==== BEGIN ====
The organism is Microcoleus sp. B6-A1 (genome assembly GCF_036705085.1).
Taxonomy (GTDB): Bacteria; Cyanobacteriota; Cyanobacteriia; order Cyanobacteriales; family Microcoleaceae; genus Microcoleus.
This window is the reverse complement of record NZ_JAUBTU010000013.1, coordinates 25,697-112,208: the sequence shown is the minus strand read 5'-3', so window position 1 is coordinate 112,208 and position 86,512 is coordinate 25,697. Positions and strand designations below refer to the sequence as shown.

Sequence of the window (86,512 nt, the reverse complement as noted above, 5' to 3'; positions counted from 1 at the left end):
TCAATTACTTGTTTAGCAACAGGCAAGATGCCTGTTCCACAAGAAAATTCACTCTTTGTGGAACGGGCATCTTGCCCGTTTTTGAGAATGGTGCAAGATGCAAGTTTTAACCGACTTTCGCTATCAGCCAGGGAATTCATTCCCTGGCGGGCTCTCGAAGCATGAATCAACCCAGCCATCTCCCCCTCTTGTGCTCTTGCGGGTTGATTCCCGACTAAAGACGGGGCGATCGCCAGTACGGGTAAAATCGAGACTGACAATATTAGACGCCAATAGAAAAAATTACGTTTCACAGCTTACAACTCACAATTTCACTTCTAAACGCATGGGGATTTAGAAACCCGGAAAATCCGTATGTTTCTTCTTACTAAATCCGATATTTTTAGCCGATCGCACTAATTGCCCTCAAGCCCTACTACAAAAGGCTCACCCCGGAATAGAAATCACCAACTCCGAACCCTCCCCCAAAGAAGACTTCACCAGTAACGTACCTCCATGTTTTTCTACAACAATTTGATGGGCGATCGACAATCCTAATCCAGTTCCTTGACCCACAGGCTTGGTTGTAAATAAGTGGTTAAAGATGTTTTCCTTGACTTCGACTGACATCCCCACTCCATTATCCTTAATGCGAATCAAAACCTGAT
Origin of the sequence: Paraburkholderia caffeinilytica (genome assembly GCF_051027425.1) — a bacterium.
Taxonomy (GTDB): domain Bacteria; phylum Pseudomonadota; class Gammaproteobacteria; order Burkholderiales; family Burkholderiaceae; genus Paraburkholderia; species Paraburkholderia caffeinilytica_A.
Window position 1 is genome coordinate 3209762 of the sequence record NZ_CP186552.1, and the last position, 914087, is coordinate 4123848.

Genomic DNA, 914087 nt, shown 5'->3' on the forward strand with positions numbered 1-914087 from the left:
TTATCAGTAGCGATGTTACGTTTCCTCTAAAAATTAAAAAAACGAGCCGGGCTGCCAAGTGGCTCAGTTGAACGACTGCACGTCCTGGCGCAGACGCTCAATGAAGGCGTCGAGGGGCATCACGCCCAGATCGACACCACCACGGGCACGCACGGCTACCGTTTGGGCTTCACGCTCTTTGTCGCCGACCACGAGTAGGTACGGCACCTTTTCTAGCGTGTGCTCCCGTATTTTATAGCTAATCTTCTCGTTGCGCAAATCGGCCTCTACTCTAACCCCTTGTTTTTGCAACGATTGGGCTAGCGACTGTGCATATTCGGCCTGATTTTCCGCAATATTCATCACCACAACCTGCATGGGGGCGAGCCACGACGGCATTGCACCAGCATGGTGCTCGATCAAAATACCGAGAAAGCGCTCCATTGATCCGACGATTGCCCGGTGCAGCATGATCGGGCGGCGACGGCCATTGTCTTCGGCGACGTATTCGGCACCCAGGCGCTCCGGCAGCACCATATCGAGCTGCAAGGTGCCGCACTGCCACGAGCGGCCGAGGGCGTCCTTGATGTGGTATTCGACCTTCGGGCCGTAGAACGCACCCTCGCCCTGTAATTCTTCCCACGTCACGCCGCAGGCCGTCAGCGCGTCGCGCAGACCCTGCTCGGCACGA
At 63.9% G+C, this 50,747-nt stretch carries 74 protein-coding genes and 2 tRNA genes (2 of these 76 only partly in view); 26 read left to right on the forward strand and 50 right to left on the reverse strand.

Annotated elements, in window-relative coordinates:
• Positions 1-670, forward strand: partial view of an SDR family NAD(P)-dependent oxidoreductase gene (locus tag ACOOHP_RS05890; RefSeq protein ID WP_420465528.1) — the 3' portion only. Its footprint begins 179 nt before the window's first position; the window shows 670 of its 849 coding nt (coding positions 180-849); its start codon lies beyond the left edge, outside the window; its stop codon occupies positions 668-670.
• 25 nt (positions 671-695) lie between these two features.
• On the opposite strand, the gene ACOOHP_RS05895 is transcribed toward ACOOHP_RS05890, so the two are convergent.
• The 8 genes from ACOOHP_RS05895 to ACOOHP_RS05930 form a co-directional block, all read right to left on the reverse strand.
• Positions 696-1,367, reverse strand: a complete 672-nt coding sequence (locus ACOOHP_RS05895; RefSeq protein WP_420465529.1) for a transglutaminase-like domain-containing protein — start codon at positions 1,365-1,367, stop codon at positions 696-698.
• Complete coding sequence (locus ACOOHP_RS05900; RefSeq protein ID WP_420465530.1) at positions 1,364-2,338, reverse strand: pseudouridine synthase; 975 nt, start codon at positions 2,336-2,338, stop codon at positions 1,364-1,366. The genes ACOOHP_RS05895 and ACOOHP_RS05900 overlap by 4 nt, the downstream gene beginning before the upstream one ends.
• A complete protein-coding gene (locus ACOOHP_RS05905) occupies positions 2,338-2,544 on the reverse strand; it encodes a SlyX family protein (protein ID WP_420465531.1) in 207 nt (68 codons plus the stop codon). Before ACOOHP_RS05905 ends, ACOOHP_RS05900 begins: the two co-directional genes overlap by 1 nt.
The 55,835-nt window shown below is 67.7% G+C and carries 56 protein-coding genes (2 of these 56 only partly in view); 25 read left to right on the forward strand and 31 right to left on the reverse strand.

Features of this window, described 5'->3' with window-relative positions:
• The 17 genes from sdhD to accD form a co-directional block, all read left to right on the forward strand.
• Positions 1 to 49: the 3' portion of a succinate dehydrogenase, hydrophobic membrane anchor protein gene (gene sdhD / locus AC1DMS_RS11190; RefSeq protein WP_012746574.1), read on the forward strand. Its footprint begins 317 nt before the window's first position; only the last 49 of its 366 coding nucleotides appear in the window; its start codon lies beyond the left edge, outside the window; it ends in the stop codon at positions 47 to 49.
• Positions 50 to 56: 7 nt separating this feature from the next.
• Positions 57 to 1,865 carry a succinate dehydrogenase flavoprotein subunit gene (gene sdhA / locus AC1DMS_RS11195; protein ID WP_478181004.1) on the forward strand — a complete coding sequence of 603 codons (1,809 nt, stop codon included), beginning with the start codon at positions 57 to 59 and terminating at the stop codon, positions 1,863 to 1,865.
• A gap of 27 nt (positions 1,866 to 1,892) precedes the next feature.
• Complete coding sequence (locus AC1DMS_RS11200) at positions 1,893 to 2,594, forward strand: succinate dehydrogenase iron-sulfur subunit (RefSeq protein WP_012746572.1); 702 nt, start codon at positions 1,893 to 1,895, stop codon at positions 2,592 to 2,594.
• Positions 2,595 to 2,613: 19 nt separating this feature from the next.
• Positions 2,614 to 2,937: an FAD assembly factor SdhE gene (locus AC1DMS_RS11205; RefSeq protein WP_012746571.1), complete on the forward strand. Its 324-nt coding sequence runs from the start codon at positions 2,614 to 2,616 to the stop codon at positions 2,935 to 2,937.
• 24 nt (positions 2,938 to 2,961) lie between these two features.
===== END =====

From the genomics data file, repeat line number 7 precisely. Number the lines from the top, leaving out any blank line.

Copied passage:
Taxonomy (GTDB): domain Bacteria; phylum Pseudomonadota; class Gammaproteobacteria; order Burkholderiales; family Burkholderiaceae; genus Paraburkholderia; species Paraburkholderia caffeinilytica_A.